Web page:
However, hiring may differ based on industry and job function. As CFO of a software company, Wood observes, “I’m interested to see how the tech employment world changes following some of the downsizing we’ve seen at big technology companies. Will it be easier to find talent, or will it remain highly competitive as it has been the last few years? I think if we see that talent crunch start to ease and you can bring people on quickly, that will allow CFOs to better react to signs of growth as they happen. But if you’re struggling to find talent, it becomes a challenge to scale up.” A recent Forrester study indicates this may be the case and suggests continued tech redundancies may free up digital talent that may eschew the hot new startups in favor of companies with greater stability and longevity.
Wood also predicts companies may also be challenged to match wage increases if the pace of inflation continues. This may require organizations to get creative and find other ways of offering value to employees through non-financial perks.
The strategic importance of the CFO and the finance function will continue to grow.
Transformation enabler. Business Partner. Strategic advisor. The shift in the role of CFO from business guardian – looking after financial and risk reduction activities – to strategic change agent has been in motion for a few years now. Surveys indicate that today’s finance leaders are frequently involved in long-term strategy and management decisions, and two-thirds are involved in digital transformation.
“I think we’ll see this trend that was already well underway – the shift in the role of the CFO – become even more pronounced as finance teams utilize their expertise in data, analytics, governance to squeeze every last drop of value out of their investments and guide the company through current and future economic hurdles using this massive trove of data at their fingertips,” predicts Wood.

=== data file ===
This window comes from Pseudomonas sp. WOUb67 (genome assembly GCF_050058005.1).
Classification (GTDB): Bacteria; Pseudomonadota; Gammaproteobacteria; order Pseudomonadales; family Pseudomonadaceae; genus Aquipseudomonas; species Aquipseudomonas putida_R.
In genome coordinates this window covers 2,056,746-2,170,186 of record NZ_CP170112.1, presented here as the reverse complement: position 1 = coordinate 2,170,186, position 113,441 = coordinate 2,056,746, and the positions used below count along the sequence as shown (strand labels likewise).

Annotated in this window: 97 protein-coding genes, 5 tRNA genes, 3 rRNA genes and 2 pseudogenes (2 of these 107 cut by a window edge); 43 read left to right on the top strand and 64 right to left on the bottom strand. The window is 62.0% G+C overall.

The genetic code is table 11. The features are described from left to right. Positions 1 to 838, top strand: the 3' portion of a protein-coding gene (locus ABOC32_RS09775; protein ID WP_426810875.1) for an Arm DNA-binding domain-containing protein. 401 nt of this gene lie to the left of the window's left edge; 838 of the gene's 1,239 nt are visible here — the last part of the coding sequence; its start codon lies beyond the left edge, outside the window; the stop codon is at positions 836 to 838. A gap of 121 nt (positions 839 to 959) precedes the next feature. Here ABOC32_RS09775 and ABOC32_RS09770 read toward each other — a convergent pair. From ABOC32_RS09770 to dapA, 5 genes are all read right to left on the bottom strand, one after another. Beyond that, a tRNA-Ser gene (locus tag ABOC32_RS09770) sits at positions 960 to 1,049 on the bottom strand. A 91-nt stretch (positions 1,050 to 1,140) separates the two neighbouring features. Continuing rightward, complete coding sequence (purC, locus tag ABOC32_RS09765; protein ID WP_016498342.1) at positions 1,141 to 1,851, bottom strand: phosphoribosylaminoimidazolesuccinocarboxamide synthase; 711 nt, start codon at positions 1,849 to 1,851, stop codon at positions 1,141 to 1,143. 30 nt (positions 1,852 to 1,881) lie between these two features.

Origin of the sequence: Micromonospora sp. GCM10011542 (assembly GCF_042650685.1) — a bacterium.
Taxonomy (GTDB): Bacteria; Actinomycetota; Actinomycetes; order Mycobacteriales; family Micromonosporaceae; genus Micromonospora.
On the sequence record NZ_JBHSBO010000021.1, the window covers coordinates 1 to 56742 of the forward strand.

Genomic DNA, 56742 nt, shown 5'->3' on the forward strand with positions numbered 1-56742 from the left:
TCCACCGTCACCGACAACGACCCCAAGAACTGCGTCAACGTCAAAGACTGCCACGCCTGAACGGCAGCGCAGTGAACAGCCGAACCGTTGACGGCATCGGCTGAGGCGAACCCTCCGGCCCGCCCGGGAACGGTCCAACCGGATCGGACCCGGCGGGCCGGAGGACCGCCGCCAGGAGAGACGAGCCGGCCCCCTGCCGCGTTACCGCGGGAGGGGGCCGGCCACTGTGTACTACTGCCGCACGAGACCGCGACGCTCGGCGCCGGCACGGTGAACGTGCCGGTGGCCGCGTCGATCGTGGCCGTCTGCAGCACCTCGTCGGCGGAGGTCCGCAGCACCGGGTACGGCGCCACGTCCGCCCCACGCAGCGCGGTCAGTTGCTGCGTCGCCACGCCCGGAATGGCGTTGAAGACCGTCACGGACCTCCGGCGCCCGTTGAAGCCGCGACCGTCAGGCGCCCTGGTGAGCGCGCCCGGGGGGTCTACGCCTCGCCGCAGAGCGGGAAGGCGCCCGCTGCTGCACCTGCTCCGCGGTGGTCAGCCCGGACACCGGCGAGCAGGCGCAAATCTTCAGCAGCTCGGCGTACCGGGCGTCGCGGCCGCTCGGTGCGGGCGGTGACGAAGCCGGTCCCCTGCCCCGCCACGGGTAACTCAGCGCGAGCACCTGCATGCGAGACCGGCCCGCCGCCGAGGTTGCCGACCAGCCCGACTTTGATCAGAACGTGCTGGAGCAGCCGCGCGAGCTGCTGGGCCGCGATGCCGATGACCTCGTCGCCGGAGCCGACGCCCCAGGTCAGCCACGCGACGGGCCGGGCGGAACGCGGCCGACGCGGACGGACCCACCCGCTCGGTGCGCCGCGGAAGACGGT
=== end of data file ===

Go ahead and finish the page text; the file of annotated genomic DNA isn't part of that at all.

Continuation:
IFRS 17 still a major focus for the insurance industry
After six years of discussions, delays and a tremendous amount of money spent – likely north of $24bn – IFRS 17 officially went into effect on January 1, 2023. While the date has come and gone the focus (and pain) for many insurers will linger in 2023. Even for those insurers who successfully implemented compliance solutions and successfully calculated their transition balances, there is work to be done.
“Most insurers are likely to run parallel reporting for at least the next few years as they seek to understand how their key metrics will change in a post Solvency II/IFRS 17 world. The work to understand, optimize and compare these metrics with their peers and then articulate them effectively to a broad set of stakeholders will be a complex and time-consuming process and will be a considerable area of focus for Insurance finance teams in 2023,” highlights Wood.
Thank you, Philip! Interested in more predictions from Aptitude? Check out our recent blog, Monetization in media: five key trends & predictions for 2023.